I often find myself wanting to give advice on things that affect me personally. However, at the same time, I am also aware of how painfully hypocritical it would be to pretend that I actually always take my own advice on board. This is something that I thought was particularly apt when talking about how to cope with exam stress.
People who are close to me would most likely characterise me as a ‘worrier’, and this unwanted alter ego emerges most prominently during exam time. I am aware of the steps that I should take in order to reduce exam stress, however to claim that I actually follow these steps and remain completely calm and collected during exam season would simply be a lie. So, instead I have decided to reflect upon my own bad habits in this post, and explain how you could deal with them better than I do. A guide on ‘how not to be like me’, if you will.
Take a break
One of the main things I am guilty of during exam season is not giving myself a break. This doesn’t necessarily mean that I am chained to my desk all day and night, but it means that I don’t split up my revision time throughout the day. I have a terrible tendency to tell myself that am not deserved of a break if I haven’t written / revised a certain amount. So instead, I’ll sit fidgeting in front of my laptop screen for hours, gaining very little other than square eyes and a rumbling stomach. Instead of following my unproductive technique, ensure you take regular breaks throughout the day in order to split up your revision. It’s important to realise that breaks are not just rewards, they are essential for keeping you focused- so for the sake of your sanity, make sure you take a few.
During exam season, I usually find that my favourite part of the day is the blissful moment when you first wake up…before quickly being reminded of your ever-increasing pile of essays and revision. Something I struggle with is switching off this mindset of constant stress, often feeling as if my workload is looming over me throughout the entire day. However, what I’ve learnt from this is that thinking about work 24/7 is not going to solve anything, nor is it going to get things done any faster. If anything, it leaves you feeling more distracted when you’re trying to work. Instead, try to think of work as something you are going to get up and do, rather than something that is following you around. By leaving your revision at the desk top you’ll be able to sleep much easier, which brings me on to my next point…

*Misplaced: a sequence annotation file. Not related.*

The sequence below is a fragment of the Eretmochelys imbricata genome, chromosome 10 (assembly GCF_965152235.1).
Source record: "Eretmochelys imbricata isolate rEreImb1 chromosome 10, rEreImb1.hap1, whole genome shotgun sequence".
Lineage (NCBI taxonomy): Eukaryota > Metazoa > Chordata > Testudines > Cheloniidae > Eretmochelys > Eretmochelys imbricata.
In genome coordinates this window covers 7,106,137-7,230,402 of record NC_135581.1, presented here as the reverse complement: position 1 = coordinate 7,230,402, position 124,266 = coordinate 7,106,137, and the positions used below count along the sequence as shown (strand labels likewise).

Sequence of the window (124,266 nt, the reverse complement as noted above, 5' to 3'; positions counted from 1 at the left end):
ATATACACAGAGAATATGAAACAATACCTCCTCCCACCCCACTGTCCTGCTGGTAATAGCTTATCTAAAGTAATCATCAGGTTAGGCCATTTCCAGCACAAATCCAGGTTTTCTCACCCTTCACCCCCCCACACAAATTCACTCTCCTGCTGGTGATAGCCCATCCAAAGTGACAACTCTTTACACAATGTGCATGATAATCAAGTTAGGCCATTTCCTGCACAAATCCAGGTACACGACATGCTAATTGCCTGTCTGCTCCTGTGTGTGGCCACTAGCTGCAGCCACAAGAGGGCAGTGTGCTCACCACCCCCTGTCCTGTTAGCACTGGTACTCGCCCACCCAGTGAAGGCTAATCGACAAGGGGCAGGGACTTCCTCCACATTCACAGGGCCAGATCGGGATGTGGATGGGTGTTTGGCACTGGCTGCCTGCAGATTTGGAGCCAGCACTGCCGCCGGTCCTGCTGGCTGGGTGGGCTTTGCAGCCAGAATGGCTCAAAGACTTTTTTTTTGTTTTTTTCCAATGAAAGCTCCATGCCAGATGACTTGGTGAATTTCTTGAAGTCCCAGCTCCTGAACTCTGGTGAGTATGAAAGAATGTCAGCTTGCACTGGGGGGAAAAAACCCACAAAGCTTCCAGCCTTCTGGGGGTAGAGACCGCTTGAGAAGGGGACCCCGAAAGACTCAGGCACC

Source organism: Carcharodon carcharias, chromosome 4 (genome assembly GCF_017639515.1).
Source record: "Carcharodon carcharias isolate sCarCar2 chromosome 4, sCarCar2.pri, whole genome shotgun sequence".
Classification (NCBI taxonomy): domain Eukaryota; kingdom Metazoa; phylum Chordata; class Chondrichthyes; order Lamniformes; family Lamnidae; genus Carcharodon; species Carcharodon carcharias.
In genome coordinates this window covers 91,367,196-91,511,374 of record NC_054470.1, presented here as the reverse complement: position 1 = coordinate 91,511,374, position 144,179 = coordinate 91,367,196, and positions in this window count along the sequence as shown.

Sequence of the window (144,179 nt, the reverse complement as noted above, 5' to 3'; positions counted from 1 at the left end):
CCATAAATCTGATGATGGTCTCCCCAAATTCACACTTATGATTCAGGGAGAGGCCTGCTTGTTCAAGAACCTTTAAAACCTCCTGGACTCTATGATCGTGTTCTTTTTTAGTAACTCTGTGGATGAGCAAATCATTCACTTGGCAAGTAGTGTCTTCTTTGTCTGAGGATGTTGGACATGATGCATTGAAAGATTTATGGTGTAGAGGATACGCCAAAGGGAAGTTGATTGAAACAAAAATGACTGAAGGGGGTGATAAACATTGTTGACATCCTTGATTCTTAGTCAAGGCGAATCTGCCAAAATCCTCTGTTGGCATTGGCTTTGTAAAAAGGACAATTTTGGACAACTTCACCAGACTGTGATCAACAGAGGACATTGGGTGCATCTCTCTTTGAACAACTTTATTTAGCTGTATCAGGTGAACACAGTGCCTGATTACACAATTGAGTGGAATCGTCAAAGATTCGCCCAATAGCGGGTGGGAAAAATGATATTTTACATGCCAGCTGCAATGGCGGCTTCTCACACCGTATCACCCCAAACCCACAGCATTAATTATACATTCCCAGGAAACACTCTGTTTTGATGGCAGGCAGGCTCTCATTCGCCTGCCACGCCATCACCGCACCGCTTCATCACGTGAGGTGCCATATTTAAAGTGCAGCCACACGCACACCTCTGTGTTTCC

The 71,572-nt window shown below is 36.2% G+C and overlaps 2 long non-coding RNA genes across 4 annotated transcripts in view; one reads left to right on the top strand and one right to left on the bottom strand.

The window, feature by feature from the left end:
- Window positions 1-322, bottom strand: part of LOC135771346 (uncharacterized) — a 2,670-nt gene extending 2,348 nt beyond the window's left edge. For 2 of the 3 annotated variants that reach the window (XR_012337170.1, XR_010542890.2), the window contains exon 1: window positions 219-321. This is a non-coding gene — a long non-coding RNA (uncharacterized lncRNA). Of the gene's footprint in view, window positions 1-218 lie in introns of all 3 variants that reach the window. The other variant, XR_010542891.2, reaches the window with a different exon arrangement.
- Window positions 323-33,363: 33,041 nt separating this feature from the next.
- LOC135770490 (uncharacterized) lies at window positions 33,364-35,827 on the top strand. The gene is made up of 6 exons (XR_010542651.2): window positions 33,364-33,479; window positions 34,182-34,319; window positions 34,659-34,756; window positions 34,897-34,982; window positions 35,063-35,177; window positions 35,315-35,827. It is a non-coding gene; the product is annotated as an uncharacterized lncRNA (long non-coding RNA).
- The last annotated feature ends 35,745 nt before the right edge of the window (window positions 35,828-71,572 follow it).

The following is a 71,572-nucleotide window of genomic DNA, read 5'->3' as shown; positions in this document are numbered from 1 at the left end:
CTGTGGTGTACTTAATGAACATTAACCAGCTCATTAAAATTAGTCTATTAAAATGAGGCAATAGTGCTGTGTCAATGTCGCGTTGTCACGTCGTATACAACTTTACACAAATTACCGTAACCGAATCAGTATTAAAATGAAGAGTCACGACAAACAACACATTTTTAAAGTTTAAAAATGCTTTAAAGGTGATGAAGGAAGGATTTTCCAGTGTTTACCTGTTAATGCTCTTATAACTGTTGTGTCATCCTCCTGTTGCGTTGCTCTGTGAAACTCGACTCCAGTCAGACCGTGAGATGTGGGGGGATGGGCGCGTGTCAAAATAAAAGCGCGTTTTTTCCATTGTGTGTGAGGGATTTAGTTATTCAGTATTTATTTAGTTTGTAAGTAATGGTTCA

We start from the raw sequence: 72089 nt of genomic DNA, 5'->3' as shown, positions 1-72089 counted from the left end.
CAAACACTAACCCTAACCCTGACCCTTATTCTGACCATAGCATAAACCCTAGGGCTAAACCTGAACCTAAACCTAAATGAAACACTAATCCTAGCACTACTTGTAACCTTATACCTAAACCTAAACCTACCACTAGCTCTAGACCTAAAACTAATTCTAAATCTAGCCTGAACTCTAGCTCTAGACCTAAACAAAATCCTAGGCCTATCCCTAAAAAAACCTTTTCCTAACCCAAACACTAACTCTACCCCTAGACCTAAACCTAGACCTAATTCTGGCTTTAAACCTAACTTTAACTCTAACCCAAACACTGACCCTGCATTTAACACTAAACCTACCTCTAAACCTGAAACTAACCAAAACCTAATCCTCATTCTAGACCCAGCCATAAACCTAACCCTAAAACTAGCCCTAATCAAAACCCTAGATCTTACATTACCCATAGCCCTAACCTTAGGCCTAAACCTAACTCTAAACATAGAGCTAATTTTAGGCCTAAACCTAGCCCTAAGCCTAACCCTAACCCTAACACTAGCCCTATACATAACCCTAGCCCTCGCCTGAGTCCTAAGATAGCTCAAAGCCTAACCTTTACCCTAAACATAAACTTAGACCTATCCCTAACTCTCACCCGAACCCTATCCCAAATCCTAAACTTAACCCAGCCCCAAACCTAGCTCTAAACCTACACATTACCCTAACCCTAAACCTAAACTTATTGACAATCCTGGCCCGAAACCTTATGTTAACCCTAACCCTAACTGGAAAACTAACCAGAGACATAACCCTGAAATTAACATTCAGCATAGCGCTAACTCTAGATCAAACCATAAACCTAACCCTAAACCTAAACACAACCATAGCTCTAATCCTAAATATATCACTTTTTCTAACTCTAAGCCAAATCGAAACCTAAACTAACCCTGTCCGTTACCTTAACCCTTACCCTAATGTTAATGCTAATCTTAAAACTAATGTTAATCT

Get some sleep
I am definitely someone that plans on going to bed at a certain time, but instead ends up spending hour upon hour scrolling on my phone or watching Netflix. During the holidays when you have no uni or school to go to, it is easy to fall into the trap of late nights, and even later mornings. This is something that I often do regardless of the stress it causes me. Having a lay in is great, and I don’t think you need to wake up at 6am every day in order to be productive. However if it gets to the point where you’re missing half the day because you were sat up in the small hours watching youtube videos of a dog riding on a skateboard, its probably time to rethink your sleeping pattern. Going to bed at a reasonable time means you will actually be able to drag yourself out of bed in the morning, giving yourself more time to get through your to do list!
Don’t get too comfortable
Against my better judgement, I often spend much of my time revising and working whilst sat in bed. Although the comfort of this cannot be denied, it often results in impromptu naps and a growing pile of reading. So, recently I have forced myself to try working at a desk instead. It may be less comfortable, but it is undoubtedly a more effective work space. If you have the will power to stay awake whilst working in bed then I truly admire you, however if you’re anything like me, I’d advise against it.
Don’t be so hard on yourself
Without a doubt, I am my toughest critic. This can be very stressful during exam season as I will spend far too much time reflecting on all the things I should have gotten done that day and beating myself up about it. It can be difficult not to feel guilty if you don’t complete your to do list, however dwelling on those unfinished tasks is not going to help anything. Try to spend some time focusing on what you have done, rather than worrying about what you haven’t. This way you will feel much more positive about your workload, instead of being in a constant state of worry.
So there you have some tips on how to avoid my bad habits during exam season. Obviously I understand that it’s not always as simple as switching off your mind and not worrying about those dreaded exam papers, but if you can try and follow at least a couple of these steps then I guarantee it will help to make the whole period that little bit less stressful!